A pro KC angler shares summer fishing tips

Photography by Shawn Brackbill.

As the sun rises over the lake’s glassy surface, Jason Atkins prepares to cast his line. For Atkins, this tranquil scene is one that’s all too familiar.

Ever since he was a child, Atkins has been passionate about fishing. “My parents have a picture of me in my crib with a fishing pole,” he says. “I’ve always been stoked to go fishing.”

Atkins now holds two International Game Fish Association world records in the sport: one for a longnose gar, which he snagged at Truman Lake, and the other for a flathead catfish from the “muddy” Missouri River. The ironic (and, as some would argue, fateful) part of it all is that both of his record fish were the exact same length: one hundred and thirty-one centimeters. He’s also caught a seven-and-a-half-foot shark off the coast in Florida.

If there’s a water monster out there, Atkins is determined to catch it.

Atkins’ love for fishing and hunting has also led him to explore his culinary side by cooking the game he hunts. He showcases it all on his Instagram account, @maneatswild, where you’ll see his venison cheesesteak sandwiches, trout tacos and morel mushroom flatbreads. 

Atkins, who also founded tackle company Atko in 2017, is serving up some of his best fishing tips for anyone looking to cast a reel and relax this summer.

Photography by Shawn Brackbill
Get a Permit

To fish on publicly stocked waters in Kansas and Missouri, you need a fishing license. There are a few age exceptions, and some states, like Missouri, have free fishing days where you can fish without a license. Permit prices differ depending on state, residency and what type of license you need, but they typically range from $15 to $25 per person per season. Get more info at ksoutdoors.com for Kansas fishing and mdc.mo.gov for Missouri fishing.

Know the Rules

Fishing has rules, and not following them could lead to a talking-to from the game warden and a pricey ticket. We covered the fishing license. Now it’s time to get into the nitty-gritty of catching and releasing.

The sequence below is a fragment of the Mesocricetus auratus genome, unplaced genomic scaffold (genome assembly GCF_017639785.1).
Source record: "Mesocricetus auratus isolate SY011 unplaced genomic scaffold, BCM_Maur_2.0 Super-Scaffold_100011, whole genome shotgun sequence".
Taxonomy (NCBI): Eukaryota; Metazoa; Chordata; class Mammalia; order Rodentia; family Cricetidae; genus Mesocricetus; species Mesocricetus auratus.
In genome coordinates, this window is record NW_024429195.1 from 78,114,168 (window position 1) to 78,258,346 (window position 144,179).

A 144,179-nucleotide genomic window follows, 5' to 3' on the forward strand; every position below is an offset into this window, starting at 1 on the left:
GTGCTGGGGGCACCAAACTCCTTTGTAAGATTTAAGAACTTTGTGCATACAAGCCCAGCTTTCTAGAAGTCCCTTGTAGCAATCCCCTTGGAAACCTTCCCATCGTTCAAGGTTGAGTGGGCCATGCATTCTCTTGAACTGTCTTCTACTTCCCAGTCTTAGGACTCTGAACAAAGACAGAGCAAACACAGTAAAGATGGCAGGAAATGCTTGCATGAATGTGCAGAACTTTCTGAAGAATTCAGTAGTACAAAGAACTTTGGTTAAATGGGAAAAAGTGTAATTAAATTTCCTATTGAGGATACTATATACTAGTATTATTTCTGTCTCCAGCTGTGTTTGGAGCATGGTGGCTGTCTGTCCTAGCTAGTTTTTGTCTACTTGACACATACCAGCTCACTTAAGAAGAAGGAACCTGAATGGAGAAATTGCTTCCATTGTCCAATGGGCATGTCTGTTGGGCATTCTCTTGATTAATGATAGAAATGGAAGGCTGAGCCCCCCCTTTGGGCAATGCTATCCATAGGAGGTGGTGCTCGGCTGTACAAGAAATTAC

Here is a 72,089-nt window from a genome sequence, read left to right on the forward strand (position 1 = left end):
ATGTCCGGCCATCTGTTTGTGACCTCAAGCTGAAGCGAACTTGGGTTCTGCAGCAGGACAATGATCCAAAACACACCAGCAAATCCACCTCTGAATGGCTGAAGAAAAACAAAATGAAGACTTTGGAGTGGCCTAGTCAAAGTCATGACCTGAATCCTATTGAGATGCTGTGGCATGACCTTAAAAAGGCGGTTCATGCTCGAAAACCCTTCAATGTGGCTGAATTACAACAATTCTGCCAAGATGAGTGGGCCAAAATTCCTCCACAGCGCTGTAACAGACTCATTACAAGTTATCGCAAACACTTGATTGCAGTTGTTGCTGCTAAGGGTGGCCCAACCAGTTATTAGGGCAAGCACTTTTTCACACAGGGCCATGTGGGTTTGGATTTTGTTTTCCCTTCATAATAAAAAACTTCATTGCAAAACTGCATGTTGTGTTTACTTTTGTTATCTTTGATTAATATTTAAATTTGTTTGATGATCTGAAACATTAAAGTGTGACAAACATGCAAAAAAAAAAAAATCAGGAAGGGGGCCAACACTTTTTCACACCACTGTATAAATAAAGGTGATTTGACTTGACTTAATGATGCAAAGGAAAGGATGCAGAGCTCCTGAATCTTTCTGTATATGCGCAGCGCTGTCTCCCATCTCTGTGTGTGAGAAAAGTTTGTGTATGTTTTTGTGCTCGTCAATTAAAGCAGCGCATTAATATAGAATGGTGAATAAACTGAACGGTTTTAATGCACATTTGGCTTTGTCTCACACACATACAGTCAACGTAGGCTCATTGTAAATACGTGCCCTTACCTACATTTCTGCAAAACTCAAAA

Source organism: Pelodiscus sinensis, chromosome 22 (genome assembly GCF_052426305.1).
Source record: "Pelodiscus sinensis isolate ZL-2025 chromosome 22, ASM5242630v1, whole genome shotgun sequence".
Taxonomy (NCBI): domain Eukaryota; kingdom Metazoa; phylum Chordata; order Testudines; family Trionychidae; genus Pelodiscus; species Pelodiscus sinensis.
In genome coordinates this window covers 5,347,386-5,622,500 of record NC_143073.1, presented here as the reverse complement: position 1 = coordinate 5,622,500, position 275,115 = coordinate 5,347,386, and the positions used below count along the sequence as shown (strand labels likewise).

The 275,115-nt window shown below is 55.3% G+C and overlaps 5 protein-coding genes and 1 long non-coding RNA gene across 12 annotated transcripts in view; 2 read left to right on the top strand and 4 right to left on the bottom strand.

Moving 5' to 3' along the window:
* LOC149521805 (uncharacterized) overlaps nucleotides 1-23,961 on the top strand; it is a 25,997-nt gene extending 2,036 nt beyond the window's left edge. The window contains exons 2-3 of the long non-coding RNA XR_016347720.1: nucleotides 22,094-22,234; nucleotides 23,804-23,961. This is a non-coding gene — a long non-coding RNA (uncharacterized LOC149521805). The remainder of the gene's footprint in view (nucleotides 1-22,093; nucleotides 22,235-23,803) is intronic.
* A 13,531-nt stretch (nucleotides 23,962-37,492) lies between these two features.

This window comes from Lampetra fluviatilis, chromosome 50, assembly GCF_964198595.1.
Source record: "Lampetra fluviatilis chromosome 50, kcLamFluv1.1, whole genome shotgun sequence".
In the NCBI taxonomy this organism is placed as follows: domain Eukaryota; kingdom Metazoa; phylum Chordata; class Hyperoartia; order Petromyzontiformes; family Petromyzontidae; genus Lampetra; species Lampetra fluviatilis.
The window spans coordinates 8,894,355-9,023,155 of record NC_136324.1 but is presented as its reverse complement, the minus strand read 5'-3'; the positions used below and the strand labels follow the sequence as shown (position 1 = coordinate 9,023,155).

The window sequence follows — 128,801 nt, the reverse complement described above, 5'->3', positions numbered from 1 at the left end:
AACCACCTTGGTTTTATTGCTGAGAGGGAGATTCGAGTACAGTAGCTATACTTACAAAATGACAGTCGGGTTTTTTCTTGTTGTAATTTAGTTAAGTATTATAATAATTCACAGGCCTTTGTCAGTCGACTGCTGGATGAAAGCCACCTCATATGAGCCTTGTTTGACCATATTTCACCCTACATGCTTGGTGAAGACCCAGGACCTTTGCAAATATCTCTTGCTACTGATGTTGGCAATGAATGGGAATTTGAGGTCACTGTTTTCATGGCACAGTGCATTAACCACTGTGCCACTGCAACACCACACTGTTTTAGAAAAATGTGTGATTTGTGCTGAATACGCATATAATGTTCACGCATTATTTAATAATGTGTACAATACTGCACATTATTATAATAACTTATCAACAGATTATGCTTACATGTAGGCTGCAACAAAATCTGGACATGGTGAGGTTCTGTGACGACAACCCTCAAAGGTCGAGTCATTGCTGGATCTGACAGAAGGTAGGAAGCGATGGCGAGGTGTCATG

While some wild fish are safe to take home, other varieties have specific rules, like how many fish you can keep or what points of the year are open season, meaning you can keep the fish. “Others are endangered,” Atkins says. “For example, if you catch a sturgeon, you’ve gotta get it back in the water ASAP and make sure it’s happy. The best bet is, until you are good at identifying fish, throw everything back.” The Missouri Department of Conservation and the Kansas Department of Wildlife and Parks both make guides that have all the info you need, which you can find on their websites or pick up at many local grocery and hardware stores.

Grab Some Gear

“Starting out, you don’t need to have high-dollar, super cool Bass Pro gear,” Atkins says. “Until you start doing it more and more, you’re not going to really know what you like to use.” Borrow a fishing pole from a friend or family member, or see if you can find a gently used one at the thrift store. For bait, start with live worms, which are available at most tackle and bait shops and attract fish with their natural smell and movement. (Psst: You can also find Akto gear at Forty Woods Bait N’ Tackle in Blue Springs.)

Find a Spot

Some would argue that finding a spot to fish is one of the most adventurous and enjoyable parts of the hobby. (Many serious anglers won’t even share their favorite spots in hopes that they can keep their havens secret.)

Atkins says there’s no need to venture out to the backwoods to scope out a great fishing spot. Some of the best ones might be in your own neighborhood. Atkins loves fishing the Missouri River that runs right through downtown, which is where he snagged the world-record flathead catfish from.

Atkins recommends downloading the app onX, which shows users where all public land is—i.e., land that’s fair game to fish in. You don’t need a boat to fish, which Atkins stands by; he actually sold his boat a few years ago and has caught some of his most impressive game by bank fishing, or fishing from land.

If you’re looking to target specific fish or just have no idea where to start, Atkins also suggests reaching out to your state’s wildlife department. “They do surveys of all the waterways and have a good idea of what populations exist,” he says. “You can say ‘I want to catch a catfish, where is a good place nearby me?’ and they’ll give you great suggestions.” 

Cast a Reel

Once you’ve secured some gear and have a fishing hole in mind, go for it! Remember: The joy of fishing isn’t necessarily in the catch but rather the sense of calm and community that comes with it. 

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